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Allergy Tx hit hard as birch pollen product stumbles

Shares in the company went into a steep decline this morning

Allergy

Allergy Therapeutics had pitched 2019 as a pivotal year for its product pipeline, but has suffered a setback before the first quarter has come to an end.

The UK biotech said this morning that the phase 3 B301 trial of its birch pollen allergy product failed to meet its primary objective, with no difference between the immunotherapy and placebo on a combined symptom and medication score, which was averaged over the peak birch pollen season.

The trial started in 2017 and was designed to test the efficacy of the Pollinex Quattro Birch on the symptoms of allergic rhino-conjunctivitis due to birch pollen, as well as its safety.

Biomarkers (including immunoglobulin G and G4) did show a statistically significant improvement over placebo however, and Allergy chief executive Manuel Llobet said the company was “surprised by the result, given the strong immune response suggested by the increased immunoglobulin markers in the treatment arm and the substantial symptom improvement we had observed in earlier trials.”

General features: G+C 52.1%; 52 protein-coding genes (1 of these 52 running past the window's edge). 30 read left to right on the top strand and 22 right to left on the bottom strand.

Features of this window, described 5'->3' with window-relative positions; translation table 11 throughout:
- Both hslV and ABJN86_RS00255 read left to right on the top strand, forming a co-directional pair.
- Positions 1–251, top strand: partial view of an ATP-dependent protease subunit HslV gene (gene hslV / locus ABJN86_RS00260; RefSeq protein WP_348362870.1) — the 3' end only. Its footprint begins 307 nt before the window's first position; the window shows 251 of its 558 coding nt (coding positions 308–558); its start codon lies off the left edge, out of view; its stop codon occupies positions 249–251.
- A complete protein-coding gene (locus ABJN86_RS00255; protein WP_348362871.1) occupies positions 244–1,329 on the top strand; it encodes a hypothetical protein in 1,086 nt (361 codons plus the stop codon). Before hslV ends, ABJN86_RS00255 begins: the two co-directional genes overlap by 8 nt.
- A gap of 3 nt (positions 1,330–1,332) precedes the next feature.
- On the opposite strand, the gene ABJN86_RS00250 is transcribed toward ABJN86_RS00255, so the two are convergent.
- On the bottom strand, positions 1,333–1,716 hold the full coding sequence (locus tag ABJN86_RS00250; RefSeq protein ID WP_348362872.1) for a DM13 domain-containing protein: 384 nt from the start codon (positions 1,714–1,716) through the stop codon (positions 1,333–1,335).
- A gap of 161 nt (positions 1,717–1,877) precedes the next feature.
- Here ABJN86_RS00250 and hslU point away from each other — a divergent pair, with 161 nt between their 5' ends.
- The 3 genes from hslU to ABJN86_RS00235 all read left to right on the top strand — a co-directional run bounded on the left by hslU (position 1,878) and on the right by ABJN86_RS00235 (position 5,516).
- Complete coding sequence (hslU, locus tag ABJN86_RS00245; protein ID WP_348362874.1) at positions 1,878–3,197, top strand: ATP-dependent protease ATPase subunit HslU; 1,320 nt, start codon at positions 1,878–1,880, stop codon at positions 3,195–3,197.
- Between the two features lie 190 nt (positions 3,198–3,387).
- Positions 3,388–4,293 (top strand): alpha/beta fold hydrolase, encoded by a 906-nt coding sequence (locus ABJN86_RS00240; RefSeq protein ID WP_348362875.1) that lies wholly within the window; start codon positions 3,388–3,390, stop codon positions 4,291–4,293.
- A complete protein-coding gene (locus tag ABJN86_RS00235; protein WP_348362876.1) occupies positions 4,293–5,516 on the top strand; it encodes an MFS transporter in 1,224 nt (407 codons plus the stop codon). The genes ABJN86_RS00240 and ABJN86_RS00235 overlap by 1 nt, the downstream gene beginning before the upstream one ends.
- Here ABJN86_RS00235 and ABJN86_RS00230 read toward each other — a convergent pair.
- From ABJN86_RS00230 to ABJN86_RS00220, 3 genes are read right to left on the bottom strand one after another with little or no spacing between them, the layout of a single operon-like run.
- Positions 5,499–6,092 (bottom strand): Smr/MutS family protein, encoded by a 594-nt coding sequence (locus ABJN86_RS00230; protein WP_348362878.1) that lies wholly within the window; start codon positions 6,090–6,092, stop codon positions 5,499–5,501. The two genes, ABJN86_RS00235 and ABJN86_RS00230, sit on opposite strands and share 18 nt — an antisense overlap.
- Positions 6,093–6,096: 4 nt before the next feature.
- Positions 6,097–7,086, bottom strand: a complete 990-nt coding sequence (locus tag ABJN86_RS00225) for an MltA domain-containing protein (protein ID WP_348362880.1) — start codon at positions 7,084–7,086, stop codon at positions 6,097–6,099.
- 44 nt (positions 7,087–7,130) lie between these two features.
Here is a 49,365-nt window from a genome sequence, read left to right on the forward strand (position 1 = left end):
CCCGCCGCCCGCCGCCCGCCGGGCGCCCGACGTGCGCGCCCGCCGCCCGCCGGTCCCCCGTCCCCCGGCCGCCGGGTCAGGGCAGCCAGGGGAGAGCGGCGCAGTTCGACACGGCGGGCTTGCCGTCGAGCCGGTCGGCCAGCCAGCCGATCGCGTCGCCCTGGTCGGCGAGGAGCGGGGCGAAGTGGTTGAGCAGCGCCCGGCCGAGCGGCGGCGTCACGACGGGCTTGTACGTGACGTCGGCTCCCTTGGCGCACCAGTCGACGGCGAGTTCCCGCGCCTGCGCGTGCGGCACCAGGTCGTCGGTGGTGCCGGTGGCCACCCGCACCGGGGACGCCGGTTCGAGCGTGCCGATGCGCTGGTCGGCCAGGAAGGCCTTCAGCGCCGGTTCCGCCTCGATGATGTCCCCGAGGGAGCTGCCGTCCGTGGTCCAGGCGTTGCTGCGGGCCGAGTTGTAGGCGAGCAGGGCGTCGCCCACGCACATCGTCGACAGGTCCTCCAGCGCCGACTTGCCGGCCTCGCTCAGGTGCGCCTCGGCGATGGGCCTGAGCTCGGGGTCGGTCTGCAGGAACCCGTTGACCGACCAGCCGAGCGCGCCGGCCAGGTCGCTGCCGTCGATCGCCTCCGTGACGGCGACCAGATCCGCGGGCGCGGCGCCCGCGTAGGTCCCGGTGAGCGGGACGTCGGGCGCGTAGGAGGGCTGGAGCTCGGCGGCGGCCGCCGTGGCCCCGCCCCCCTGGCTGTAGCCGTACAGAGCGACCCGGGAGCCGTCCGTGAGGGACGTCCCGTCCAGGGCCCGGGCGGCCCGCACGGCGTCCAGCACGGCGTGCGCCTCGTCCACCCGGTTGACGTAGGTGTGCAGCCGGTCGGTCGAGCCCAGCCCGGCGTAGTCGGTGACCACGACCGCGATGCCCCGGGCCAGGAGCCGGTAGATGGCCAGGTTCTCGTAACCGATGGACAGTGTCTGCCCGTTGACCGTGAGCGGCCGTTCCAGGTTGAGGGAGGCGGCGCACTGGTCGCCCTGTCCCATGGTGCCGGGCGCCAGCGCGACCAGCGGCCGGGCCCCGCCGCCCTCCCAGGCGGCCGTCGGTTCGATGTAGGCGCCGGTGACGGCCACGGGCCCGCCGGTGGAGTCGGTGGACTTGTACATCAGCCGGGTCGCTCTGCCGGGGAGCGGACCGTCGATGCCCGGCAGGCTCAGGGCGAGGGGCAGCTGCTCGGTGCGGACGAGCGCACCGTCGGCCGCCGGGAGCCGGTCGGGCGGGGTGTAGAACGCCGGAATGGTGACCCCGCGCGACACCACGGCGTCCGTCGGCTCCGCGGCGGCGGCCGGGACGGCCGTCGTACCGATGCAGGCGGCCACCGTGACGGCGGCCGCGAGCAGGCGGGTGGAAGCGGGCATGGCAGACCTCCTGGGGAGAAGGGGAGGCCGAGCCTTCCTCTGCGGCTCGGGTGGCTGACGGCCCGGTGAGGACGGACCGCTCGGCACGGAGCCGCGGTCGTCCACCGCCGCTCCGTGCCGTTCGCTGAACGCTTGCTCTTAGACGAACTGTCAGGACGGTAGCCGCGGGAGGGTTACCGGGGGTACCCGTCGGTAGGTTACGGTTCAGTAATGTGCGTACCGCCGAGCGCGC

Two phase 2 studies revealed a significant 32% reduction in allergic symptoms with Pollinex Quattro Birch, a six injection, subcutaneous allergen-specific immunotherapy that gives escalating doses of allergen in order to induce immune tolerance.

At the moment it’s not clear what went wrong in the study and, as uncertainty is never a hit with investors, shares in Allergy went into a steep decline this morning and were down around 43% at the time of writing.

The miss comes as Allergy is preparing for important new trials of product candidates in the coming months, including a pivotal phase III of a grass pollen product that could be the first product of its kind in the $2bn US allergy market and a phase 1 peanut allergy candidate.

Llobet said that the company will now undertake a comprehensive review of the birch pollen dataset and while Allergy is “conscious…of the challenges regarding subjective measures in allergy field studies,” reiterated his determination to bring the product to market.

The news comes shortly after Allergy reported a near-11% increase in interim revenues to £47m (around $62m) which came mainly from its portfolio of tree pollen and house dust mite products.

Article by
Phil Taylor

18th March 2019

From: Research

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